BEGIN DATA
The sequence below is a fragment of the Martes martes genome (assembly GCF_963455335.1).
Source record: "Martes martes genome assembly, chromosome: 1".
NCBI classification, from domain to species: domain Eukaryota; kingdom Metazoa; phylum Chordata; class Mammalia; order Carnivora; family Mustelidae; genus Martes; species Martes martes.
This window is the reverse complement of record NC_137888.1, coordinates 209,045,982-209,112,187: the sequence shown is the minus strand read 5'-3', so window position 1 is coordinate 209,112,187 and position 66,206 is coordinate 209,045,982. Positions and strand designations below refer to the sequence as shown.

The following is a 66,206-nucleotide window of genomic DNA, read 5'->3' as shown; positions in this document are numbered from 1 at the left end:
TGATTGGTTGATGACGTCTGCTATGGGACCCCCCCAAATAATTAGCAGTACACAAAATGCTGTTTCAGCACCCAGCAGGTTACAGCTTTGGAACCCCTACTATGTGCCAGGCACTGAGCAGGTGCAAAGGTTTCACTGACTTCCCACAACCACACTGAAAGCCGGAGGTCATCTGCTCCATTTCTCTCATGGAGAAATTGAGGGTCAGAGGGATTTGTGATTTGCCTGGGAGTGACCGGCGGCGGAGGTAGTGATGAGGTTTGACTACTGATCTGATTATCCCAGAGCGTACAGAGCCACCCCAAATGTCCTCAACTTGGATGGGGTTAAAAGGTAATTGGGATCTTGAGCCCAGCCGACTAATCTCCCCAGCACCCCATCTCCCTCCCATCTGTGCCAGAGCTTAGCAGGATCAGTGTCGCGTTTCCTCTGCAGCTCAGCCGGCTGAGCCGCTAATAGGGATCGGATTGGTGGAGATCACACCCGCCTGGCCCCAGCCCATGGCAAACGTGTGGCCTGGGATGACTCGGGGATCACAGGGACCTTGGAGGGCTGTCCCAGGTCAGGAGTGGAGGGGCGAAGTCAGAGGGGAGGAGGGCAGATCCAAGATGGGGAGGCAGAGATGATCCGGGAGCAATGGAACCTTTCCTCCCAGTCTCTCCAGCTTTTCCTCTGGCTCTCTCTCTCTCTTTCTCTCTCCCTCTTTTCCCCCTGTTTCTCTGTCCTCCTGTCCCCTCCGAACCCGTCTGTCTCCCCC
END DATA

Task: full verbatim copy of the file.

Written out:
The sequence below is a fragment of the Martes martes genome (assembly GCF_963455335.1).
Source record: "Martes martes genome assembly, chromosome: 1".
NCBI classification, from domain to species: domain Eukaryota; kingdom Metazoa; phylum Chordata; class Mammalia; order Carnivora; family Mustelidae; genus Martes; species Martes martes.
This window is the reverse complement of record NC_137888.1, coordinates 209,045,982-209,112,187: the sequence shown is the minus strand read 5'-3', so window position 1 is coordinate 209,112,187 and position 66,206 is coordinate 209,045,982. Positions and strand designations below refer to the sequence as shown.

The following is a 66,206-nucleotide window of genomic DNA, read 5'->3' as shown; positions in this document are numbered from 1 at the left end:
TGATTGGTTGATGACGTCTGCTATGGGACCCCCCCAAATAATTAGCAGTACACAAAATGCTGTTTCAGCACCCAGCAGGTTACAGCTTTGGAACCCCTACTATGTGCCAGGCACTGAGCAGGTGCAAAGGTTTCACTGACTTCCCACAACCACACTGAAAGCCGGAGGTCATCTGCTCCATTTCTCTCATGGAGAAATTGAGGGTCAGAGGGATTTGTGATTTGCCTGGGAGTGACCGGCGGCGGAGGTAGTGATGAGGTTTGACTACTGATCTGATTATCCCAGAGCGTACAGAGCCACCCCAAATGTCCTCAACTTGGATGGGGTTAAAAGGTAATTGGGATCTTGAGCCCAGCCGACTAATCTCCCCAGCACCCCATCTCCCTCCCATCTGTGCCAGAGCTTAGCAGGATCAGTGTCGCGTTTCCTCTGCAGCTCAGCCGGCTGAGCCGCTAATAGGGATCGGATTGGTGGAGATCACACCCGCCTGGCCCCAGCCCATGGCAAACGTGTGGCCTGGGATGACTCGGGGATCACAGGGACCTTGGAGGGCTGTCCCAGGTCAGGAGTGGAGGGGCGAAGTCAGAGGGGAGGAGGGCAGATCCAAGATGGGGAGGCAGAGATGATCCGGGAGCAATGGAACCTTTCCTCCCAGTCTCTCCAGCTTTTCCTCTGGCTCTCTCTCTCTCTTTCTCTCTCCCTCTTTTCCCCCTGTTTCTCTGTCCTCCTGTCCCCTCCGAACCCGTCTGTCTCCCCC